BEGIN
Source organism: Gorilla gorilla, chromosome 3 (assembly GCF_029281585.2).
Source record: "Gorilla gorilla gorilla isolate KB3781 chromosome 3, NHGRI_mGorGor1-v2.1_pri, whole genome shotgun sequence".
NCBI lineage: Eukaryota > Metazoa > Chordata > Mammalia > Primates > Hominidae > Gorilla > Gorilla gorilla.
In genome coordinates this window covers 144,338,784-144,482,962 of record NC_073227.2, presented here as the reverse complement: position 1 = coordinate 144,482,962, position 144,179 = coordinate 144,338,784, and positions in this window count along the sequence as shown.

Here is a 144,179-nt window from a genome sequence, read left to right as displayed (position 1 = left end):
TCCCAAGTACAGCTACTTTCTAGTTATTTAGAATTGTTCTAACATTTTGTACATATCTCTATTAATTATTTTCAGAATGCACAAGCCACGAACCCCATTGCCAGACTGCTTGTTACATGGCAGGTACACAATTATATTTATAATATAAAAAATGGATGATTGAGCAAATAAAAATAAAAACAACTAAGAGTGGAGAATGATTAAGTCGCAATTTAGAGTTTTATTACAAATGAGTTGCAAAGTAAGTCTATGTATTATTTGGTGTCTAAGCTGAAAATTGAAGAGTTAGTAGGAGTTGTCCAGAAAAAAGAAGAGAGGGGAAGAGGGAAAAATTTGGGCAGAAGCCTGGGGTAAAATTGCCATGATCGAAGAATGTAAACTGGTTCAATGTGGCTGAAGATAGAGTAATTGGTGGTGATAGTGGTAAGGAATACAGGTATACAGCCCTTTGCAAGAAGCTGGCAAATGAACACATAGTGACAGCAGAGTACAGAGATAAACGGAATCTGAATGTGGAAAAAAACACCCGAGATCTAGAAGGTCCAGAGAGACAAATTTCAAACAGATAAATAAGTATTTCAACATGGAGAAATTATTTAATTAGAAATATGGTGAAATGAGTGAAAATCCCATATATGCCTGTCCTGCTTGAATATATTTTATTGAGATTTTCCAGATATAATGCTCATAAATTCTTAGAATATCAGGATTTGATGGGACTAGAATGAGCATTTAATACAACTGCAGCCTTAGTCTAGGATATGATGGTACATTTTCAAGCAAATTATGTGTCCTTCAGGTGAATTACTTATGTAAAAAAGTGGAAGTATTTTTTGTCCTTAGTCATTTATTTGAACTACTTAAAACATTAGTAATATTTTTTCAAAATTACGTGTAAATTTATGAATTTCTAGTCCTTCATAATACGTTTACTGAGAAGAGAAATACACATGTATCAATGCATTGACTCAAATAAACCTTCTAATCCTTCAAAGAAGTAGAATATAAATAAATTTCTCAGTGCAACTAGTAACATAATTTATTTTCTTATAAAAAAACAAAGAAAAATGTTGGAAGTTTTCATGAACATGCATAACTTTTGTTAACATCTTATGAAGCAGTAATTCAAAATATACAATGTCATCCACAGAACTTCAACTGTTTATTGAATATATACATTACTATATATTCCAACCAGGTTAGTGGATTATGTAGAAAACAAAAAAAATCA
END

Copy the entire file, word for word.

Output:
Source organism: Gorilla gorilla, chromosome 3 (assembly GCF_029281585.2).
Source record: "Gorilla gorilla gorilla isolate KB3781 chromosome 3, NHGRI_mGorGor1-v2.1_pri, whole genome shotgun sequence".
NCBI lineage: Eukaryota > Metazoa > Chordata > Mammalia > Primates > Hominidae > Gorilla > Gorilla gorilla.
In genome coordinates this window covers 144,338,784-144,482,962 of record NC_073227.2, presented here as the reverse complement: position 1 = coordinate 144,482,962, position 144,179 = coordinate 144,338,784, and positions in this window count along the sequence as shown.

Here is a 144,179-nt window from a genome sequence, read left to right as displayed (position 1 = left end):
TCCCAAGTACAGCTACTTTCTAGTTATTTAGAATTGTTCTAACATTTTGTACATATCTCTATTAATTATTTTCAGAATGCACAAGCCACGAACCCCATTGCCAGACTGCTTGTTACATGGCAGGTACACAATTATATTTATAATATAAAAAATGGATGATTGAGCAAATAAAAATAAAAACAACTAAGAGTGGAGAATGATTAAGTCGCAATTTAGAGTTTTATTACAAATGAGTTGCAAAGTAAGTCTATGTATTATTTGGTGTCTAAGCTGAAAATTGAAGAGTTAGTAGGAGTTGTCCAGAAAAAAGAAGAGAGGGGAAGAGGGAAAAATTTGGGCAGAAGCCTGGGGTAAAATTGCCATGATCGAAGAATGTAAACTGGTTCAATGTGGCTGAAGATAGAGTAATTGGTGGTGATAGTGGTAAGGAATACAGGTATACAGCCCTTTGCAAGAAGCTGGCAAATGAACACATAGTGACAGCAGAGTACAGAGATAAACGGAATCTGAATGTGGAAAAAAACACCCGAGATCTAGAAGGTCCAGAGAGACAAATTTCAAACAGATAAATAAGTATTTCAACATGGAGAAATTATTTAATTAGAAATATGGTGAAATGAGTGAAAATCCCATATATGCCTGTCCTGCTTGAATATATTTTATTGAGATTTTCCAGATATAATGCTCATAAATTCTTAGAATATCAGGATTTGATGGGACTAGAATGAGCATTTAATACAACTGCAGCCTTAGTCTAGGATATGATGGTACATTTTCAAGCAAATTATGTGTCCTTCAGGTGAATTACTTATGTAAAAAAGTGGAAGTATTTTTTGTCCTTAGTCATTTATTTGAACTACTTAAAACATTAGTAATATTTTTTCAAAATTACGTGTAAATTTATGAATTTCTAGTCCTTCATAATACGTTTACTGAGAAGAGAAATACACATGTATCAATGCATTGACTCAAATAAACCTTCTAATCCTTCAAAGAAGTAGAATATAAATAAATTTCTCAGTGCAACTAGTAACATAATTTATTTTCTTATAAAAAAACAAAGAAAAATGTTGGAAGTTTTCATGAACATGCATAACTTTTGTTAACATCTTATGAAGCAGTAATTCAAAATATACAATGTCATCCACAGAACTTCAACTGTTTATTGAATATATACATTACTATATATTCCAACCAGGTTAGTGGATTATGTAGAAAACAAAAAAAATCA